Clinical Associate Professor
Educational Policy and Leadership
Dr. Mary Carlson is a Clinical Associate Professor in the Department of Educational Policy and Leadership (EDPL). Dr. Carlson trained as an Exceptional Education teacher at the University of Wisconsin -Milwaukee, was granted a life license, and remains a Special Education teacher at heart. She received her Master’s in Educational Psychology from the University of Wisconsin - Milwaukee, and her Ph.D. from Marquette University in Theology, Philosophy, and Special Education. Prior to joining the faculty in the College of Education in 2007, Dr. Carlson worked with children from grades K-12 in several roles and settings, including teaching in public and Catholic schools. Dr. Carlson is a member of St. Francis Of Assisi Parish in Milwaukee.
Dr. Carlson and her husband, political cartoonist Stuart Carlson, are longtime residents of the city of Milwaukee and care deeply about Milwaukee’s struggles with poverty, racism, and educational equity. Dr. Carlson’s research in marginalized groups in school, church, and society has led her to ask tough questions of those bodies, and of herself. She considers her recent collaborations as a member of MU’s interdisciplinary Autism initiative to be her most important work to date.
- Ph.D., Marquette University
- M.S., University of Wisconsin-Milwaukee, Educational Psychology
- B.S., University of Wisconsin-Milwaukee, Exceptional Education
- Teaching License, WI DPI, Specific Learning Disabilities
- Teaching Exceptional, At-Risk, and Diverse Students,
- Child and Adolescent Psychology in a Diverse World,
- Autism for the Professions
- The Psychology of Exceptional Children
- Teaching in Middle School
- Teaching Exceptional, At-Risk and Diverse Students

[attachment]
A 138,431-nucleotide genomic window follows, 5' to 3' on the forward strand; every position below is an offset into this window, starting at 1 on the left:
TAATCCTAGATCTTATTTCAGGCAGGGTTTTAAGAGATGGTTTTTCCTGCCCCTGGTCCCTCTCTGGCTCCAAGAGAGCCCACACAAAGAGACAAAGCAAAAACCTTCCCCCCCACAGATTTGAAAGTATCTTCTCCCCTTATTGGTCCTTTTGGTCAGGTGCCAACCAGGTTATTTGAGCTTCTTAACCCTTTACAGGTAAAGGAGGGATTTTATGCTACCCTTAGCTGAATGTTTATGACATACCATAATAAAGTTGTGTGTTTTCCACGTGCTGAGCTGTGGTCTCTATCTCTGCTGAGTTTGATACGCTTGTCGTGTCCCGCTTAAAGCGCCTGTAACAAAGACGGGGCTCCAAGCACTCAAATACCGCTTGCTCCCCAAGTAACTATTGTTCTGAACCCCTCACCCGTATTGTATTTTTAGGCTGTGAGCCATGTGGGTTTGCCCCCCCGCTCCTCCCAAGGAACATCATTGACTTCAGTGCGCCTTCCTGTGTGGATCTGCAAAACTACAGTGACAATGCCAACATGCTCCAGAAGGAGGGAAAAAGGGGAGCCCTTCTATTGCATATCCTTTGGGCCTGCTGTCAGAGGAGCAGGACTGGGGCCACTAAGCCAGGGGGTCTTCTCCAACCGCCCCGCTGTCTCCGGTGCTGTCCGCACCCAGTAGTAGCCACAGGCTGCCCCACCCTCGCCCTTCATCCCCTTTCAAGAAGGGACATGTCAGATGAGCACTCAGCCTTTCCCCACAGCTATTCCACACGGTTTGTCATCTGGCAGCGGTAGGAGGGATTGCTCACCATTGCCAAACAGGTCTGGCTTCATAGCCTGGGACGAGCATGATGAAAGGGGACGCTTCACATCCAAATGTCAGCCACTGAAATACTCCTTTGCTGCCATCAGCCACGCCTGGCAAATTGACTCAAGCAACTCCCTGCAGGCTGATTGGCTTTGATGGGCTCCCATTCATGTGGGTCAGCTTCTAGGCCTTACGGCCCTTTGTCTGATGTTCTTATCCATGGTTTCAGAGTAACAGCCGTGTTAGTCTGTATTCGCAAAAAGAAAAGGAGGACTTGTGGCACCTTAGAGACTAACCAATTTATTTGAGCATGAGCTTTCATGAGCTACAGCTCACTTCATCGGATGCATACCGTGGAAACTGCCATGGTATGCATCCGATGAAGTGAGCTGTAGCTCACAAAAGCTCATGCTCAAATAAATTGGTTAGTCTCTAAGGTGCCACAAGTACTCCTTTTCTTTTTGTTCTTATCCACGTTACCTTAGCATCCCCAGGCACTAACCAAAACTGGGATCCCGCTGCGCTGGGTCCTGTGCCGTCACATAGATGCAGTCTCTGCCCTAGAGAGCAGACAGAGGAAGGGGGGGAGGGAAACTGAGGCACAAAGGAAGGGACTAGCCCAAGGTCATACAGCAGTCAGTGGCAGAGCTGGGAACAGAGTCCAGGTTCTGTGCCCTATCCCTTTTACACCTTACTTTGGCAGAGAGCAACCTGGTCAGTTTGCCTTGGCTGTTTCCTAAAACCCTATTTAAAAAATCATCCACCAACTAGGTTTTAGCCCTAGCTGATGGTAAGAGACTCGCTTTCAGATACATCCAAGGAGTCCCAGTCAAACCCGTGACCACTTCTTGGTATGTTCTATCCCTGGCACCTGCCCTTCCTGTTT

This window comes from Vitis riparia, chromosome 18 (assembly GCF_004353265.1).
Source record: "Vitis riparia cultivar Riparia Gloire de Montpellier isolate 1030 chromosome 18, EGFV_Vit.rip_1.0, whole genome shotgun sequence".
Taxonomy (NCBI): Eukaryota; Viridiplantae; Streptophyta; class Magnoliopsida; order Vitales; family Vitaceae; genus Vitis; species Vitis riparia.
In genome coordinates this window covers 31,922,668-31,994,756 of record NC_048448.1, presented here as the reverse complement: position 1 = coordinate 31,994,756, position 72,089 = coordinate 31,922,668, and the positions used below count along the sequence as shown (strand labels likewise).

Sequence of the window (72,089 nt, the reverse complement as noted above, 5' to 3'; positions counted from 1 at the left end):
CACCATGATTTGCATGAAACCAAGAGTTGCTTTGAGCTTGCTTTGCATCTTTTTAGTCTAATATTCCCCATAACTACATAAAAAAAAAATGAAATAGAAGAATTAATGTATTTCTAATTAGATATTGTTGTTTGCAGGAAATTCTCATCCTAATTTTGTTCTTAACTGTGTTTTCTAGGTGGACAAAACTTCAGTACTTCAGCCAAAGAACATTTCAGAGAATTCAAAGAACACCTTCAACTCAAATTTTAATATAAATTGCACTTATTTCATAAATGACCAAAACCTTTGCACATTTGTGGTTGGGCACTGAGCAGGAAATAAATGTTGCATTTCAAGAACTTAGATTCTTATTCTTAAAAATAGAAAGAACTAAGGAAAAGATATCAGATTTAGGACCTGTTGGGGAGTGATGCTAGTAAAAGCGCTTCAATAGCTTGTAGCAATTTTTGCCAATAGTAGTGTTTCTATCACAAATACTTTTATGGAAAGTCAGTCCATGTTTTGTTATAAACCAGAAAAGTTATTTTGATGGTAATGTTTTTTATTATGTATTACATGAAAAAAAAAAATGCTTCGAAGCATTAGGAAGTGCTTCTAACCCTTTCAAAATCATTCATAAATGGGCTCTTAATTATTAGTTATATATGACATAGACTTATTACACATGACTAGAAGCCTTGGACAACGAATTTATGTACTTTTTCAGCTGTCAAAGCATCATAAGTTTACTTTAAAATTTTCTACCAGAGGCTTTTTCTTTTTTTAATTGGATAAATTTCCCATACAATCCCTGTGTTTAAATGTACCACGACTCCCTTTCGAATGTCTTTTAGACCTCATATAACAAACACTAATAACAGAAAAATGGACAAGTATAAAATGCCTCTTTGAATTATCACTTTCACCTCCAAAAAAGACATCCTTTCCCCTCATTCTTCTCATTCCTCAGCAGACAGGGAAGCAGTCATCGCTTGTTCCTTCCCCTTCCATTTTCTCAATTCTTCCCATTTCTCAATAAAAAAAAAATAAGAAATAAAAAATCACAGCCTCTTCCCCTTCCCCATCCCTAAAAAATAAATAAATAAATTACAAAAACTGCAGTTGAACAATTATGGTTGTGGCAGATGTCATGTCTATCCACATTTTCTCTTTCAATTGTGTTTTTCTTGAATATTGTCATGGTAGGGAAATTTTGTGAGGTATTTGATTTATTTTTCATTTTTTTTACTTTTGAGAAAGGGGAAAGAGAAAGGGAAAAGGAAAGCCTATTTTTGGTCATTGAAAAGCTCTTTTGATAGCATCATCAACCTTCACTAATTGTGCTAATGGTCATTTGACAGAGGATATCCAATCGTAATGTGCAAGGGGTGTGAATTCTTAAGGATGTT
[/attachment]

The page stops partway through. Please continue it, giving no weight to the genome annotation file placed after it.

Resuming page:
- Teacher Formation and Mentoring/Supervising Veterans and Rookies
- Special Education in Catholic Schools
- Marginalized groups in schools, Church and society
Marquette Autism Initiative
The Marquette Autism Initiative (AI) is an interdisciplinary group of researchers, clinicians, stakeholders, and students at Marquette University and in the community. We aim to coordinate 1) research, 2) programming, 3) education, and 4) outreach efforts to improve the lives of people on the autism spectrum and their families, while providing high quality training and educational opportunities for the next generation of professionals serving this population. Our work is anchored in the knowledge that collaboration across disciplines is best practice in the world of autism care and research, which simultaneously provides inter-professional, team- sensitivity, and knowledge-building educational experiences for undergraduate and graduate students from a number of MU departments and colleges. We are funded via a 2018-19 Explorer Challenge award from Marquette University’s Office of Research and Innovation.
Theological Grounding for Our Work
Our work is grounded in Marquette’s mission as a Catholic and Jesuit institution. In 2017, Fr. General of the Jesuits, Arturo Sosa, outlined the mission of universities as “work that finds meaning outside of itself; that feels the situation of the world, of so many diverse people;” and “that interacts with other disciplines, views and cultures.” In working for and with the autism community, with a special outreach to children of color and of poverty, we strive to follow the example of Jesuit missionary Matteo Ricci. In the 1600’s, Ricci fostered a cultural exchange and mutual understanding between Europe and China. Ricci believed, as do we, that making friends with people who may think differently than one’s self was the first and most important step in understanding people of various cultures, gifts, and world views. He believed, as do we, that working together towards mutual love and understanding would make the world a better place and lead to people’s true happiness and full human flourishing. Working together with autistic people, our interdisciplinary team believes that we can, as Fr. Sosa said, use our intellectual work here “towards the construction of a world closer to the characteristics of the Kingdom of God.
Teaching Exceptional, At-Risk and Diverse Students
Teacher Formation and Mentoring/Supervising Veterans and Rookies
Special Education in Catholic Schools
Marginalized groups in schools, Church and society